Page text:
Simply finding the bird was the first challenge. 'You can't just go to the beach and collect an animal," says Katie Brock-Medland. 'However, there are many seagulls in captivity in a rehab situation – they all have broken wings."
The filmmakers identified six gulls to play the role in the film, though one stood out from the pack. 'Some were good at standing, some at vocalising, but Sully had all the bases covered," says John Medland, Katie Brock-Medland's partner. Sully has been in rescue care for nine years.
Matti Leshem in particular became attached to the bird. Just ask him. 'I took a real interest in him, and I really believed in our animal trainers, and it paid off," he says. 'Now Sully is the Marlon Brando of seabirds."
'He'll go back to his caregivers with a nice CV and a financial donation to help the rest of the wild care in his facility," says Katie Brock-Medland.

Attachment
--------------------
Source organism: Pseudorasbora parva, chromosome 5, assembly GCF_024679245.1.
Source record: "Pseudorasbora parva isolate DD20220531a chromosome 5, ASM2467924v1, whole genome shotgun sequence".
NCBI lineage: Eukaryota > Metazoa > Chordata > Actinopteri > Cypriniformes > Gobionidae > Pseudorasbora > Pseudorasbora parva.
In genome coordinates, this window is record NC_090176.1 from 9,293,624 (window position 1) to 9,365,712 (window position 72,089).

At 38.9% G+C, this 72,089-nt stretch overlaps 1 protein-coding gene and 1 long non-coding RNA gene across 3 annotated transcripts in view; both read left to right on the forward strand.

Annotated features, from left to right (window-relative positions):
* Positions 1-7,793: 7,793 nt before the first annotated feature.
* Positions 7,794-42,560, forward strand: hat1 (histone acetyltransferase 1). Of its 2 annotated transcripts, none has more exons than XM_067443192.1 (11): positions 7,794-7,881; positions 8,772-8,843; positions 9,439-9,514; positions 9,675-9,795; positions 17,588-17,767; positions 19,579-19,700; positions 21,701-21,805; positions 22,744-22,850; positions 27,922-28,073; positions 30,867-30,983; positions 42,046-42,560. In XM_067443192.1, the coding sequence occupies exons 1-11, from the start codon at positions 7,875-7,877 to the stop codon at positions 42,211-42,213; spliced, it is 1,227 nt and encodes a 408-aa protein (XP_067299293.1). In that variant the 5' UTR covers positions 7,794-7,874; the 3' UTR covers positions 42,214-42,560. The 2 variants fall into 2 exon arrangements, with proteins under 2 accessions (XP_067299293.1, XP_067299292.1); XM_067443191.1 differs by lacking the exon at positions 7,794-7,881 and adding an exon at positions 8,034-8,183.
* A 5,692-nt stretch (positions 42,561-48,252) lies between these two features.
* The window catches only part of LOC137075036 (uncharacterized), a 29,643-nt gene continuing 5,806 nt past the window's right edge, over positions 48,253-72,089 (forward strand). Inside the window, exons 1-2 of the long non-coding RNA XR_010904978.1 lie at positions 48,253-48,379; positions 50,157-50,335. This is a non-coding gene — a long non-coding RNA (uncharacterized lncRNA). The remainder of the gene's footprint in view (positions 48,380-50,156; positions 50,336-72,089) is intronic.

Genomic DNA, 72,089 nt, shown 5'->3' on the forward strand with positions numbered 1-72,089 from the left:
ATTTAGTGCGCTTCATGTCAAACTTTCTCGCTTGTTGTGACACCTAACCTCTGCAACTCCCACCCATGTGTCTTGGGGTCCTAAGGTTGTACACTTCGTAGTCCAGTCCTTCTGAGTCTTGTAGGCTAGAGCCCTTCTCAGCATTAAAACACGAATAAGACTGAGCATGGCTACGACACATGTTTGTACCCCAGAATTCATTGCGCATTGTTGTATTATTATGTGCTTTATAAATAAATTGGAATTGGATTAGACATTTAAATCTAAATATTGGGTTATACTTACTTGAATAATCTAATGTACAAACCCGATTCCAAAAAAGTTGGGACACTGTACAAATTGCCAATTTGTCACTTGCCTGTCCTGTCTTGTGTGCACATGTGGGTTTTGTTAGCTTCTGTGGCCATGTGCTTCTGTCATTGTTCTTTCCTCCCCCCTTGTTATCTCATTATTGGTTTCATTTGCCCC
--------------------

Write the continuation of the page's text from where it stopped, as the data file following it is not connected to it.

About The Stunts
'Working on land is hard enough when you're doing action," says stunt coordinator Glenn Ruehland, 'but when you're working on water and doing action at the same time, or working underwater and doing action, it adds a second or even third element of danger. I had a very experienced team, and we methodically went through our safe practices every morning, rehearsing with our stunt doubles, before we brought in the actors, to make sure we could get the shots that we needed."
Glenn Ruehland's team worked very closely with the marine team and even the VFX team, piloting the sea bob with the fin that would both stand in for the shark during shooting and displace the water to create that effect practically.
Release Date: August 18th, 2016
© 2016 CTMG. All Rights Reserved.